Sombrero is a patented cable manager that can be used in an office or a residential setting. Designed to be mounted to the underside of any work surface, this sombrero-shaped spool reins in excess cable by winding it around its core and firmly anchoring the exiting cable into any of the three V-shaped notches. This unique design feature prevents the cables from accidentally dislodging or unwinding. Sombrero is molded in semi-flexible rubber and accommodates most cord diameters. Sombrero is easily installed using only a screwdriver and can also be mounted vertically onto a wall or the back of an A/V cabinet.
When are we going to be cable free?
I keep receiving complaints for not having a security system in my house that actually allows people to ring up – it’s been broken since we moved in. This seems like a concept I might just be able to hack together myself. Then I won’t have friends standing outside in the hot sun all day wondering why I won’t let them in our house. From: LABEXP: Again! Enterbell
During todays morning coffee, after reading a number of articles discussing the new Genius feature in iTunes 8 I thought I might give it a try. I was hoping that this might prove to be another interesting way to sort through my growing collection of music and eliminate the need for last.fm. Unfortunately, as I discovered, this feature’s primary purpose is to drive more sales to the iTunes store and not act as some kind of intelligent sorting tool. When trying out Genius, iTunes plainly told me that this feature wasn’t available in my location. If you don’t live where the iTunes store can sell you music then you can’t use it.
This after an inordinately long process, which I had to repeat twice, to reregister my iTunes store account. An account I have only because I subscribed to .Mac years ago. Accessing the store seemed incredibly slow as well.
I did see that the apps. store is available in my area but otherwise boo on you Apple. I guess I’ll have to stick to Last.fm.
Here is thorough look at the Genius service from the Listening Post:
For now, the Genius sidebar is essentially a slicker version of what we’ve had for years within iTunes and other programs. But we have to hand it to Apple for at least having made the recommendations more powerful and easier to access.
Once you opt in to the service, which sends your music library and usage data to Apple anonymously according to the company, iTunes can generate a list of music in your library that sounds similar to any song in it, from which you can make a playlist. The Genius sidebar (screenshots below) performs essentially the same function, except that it draws recommendations from the iTunes music store. Those recommendations include similar songs, top albums by the artist, songs by the artist missing from your collection and iTunes Essentials collections that include the song.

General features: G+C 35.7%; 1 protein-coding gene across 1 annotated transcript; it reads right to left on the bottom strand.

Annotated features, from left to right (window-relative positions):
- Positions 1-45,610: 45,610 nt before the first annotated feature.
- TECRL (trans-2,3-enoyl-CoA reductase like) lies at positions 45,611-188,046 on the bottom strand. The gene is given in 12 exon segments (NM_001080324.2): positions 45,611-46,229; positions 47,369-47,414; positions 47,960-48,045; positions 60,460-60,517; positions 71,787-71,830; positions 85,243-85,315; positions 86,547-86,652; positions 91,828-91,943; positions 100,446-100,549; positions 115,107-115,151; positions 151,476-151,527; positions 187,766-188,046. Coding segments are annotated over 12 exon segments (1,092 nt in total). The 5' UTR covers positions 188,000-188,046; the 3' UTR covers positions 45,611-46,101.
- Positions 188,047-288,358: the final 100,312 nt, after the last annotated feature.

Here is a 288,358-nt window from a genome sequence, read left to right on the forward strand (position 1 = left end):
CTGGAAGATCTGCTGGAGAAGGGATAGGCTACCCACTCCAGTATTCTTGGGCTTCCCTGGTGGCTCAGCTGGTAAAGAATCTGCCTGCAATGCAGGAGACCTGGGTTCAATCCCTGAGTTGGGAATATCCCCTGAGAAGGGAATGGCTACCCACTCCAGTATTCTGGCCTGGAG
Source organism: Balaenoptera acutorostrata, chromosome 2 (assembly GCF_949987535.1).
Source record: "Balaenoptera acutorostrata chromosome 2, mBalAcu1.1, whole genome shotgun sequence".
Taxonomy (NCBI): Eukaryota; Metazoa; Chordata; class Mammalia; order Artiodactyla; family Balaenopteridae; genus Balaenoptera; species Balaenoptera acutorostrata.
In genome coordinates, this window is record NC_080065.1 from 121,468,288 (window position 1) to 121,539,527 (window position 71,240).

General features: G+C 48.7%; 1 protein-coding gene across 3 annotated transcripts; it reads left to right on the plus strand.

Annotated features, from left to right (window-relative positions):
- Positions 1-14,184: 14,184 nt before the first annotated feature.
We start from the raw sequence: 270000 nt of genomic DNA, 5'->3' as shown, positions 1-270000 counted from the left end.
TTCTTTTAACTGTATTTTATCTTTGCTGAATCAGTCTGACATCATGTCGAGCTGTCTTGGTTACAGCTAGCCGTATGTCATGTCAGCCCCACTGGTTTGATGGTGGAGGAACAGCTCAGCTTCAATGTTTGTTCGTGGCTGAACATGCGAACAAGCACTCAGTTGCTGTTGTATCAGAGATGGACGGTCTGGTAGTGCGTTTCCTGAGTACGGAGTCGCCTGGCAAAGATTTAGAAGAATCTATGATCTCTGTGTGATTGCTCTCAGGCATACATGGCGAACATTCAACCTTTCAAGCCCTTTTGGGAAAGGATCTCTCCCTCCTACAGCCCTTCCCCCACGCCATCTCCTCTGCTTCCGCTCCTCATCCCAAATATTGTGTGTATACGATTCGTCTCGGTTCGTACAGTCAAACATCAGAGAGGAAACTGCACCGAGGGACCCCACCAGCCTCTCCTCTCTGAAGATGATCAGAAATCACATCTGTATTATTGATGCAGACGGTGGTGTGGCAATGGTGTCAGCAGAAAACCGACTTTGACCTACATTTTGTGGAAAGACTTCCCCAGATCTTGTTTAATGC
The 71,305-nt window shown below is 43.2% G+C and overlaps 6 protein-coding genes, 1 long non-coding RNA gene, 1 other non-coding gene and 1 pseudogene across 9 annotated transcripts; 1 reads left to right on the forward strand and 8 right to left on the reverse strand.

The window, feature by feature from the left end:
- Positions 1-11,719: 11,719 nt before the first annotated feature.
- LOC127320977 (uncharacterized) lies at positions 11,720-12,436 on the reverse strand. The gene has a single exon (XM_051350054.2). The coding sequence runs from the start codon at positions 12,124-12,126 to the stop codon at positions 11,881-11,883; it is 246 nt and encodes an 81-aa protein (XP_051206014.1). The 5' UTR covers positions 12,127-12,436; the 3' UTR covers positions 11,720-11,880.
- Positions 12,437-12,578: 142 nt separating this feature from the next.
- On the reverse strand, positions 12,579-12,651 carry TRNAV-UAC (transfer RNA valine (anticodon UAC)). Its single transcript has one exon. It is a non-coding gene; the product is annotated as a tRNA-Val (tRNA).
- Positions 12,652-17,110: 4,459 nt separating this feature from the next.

Useful case for those who like to keep their gadgets tidy and in one place. Might be useful when going through airport security.
When you are going on a short trip or weekend getaway and don’t need to bring along all those gadgets, the Personal Media Travel Pouch is just right for keeping up to 3 essential items like a cell phone, mp3 player and digital camera, and all of their chargers. Each item is nestled in its own separate compartment with its charger stored neatly below it.
Here’s the BBC’s write-up on the not so surprising iPod Nano announcement. I’m enthused with how Apple is putting the accelerometer in more of here products thereby giving us another dimension in which to interact with our devices. Very useful.
You can expect a slew of new cases for this iPod to be released in the near future.BBC NEWS – Apple unveils ‘thinnest iPod yet’
In (the) future, most new internet users will be in developing countries and will use mobile phones. Expect a wave of innovation.
THE World Wide Web Consortium (W3C), the body that leads the development of technical standards for the web, usually concerns itself with nerdy matters such as extensible mark-up languages and cascading style sheets. So the new interest group it launched in May is rather unusual. It will focus on the use of the mobile web for social development—the sort of vague concept that techie types tend to avoid, because it is more than simply a technical matter of codes and protocols. Why is the W3C interested in it?
The simple answer is that the number of mobile phones that can access the internet is growing at a phenomenal rate, especially in the developing world. In China, for example, over 73m people, or 29% of all internet users in the country, use mobile phones to get online. And the number of people doing so grew by 45% in the six months to June—far higher than the rate of access growth using laptops, according to the China Internet Network Information Centre.
Record numbers of Americans are getting out of their cars and hopping onto scooters, spurred by high gas prices and concerns for the environment. But with many options and styles to choose from, picking the right ride can be tricky.
I ride a Kymco but want a Vespa. It took some getting used to, I look goofy on a small bike, but a scooter has been an indispensable part of our life in Asia. Convenient and fuel efficient, there is no faster way to get about on short trips around town.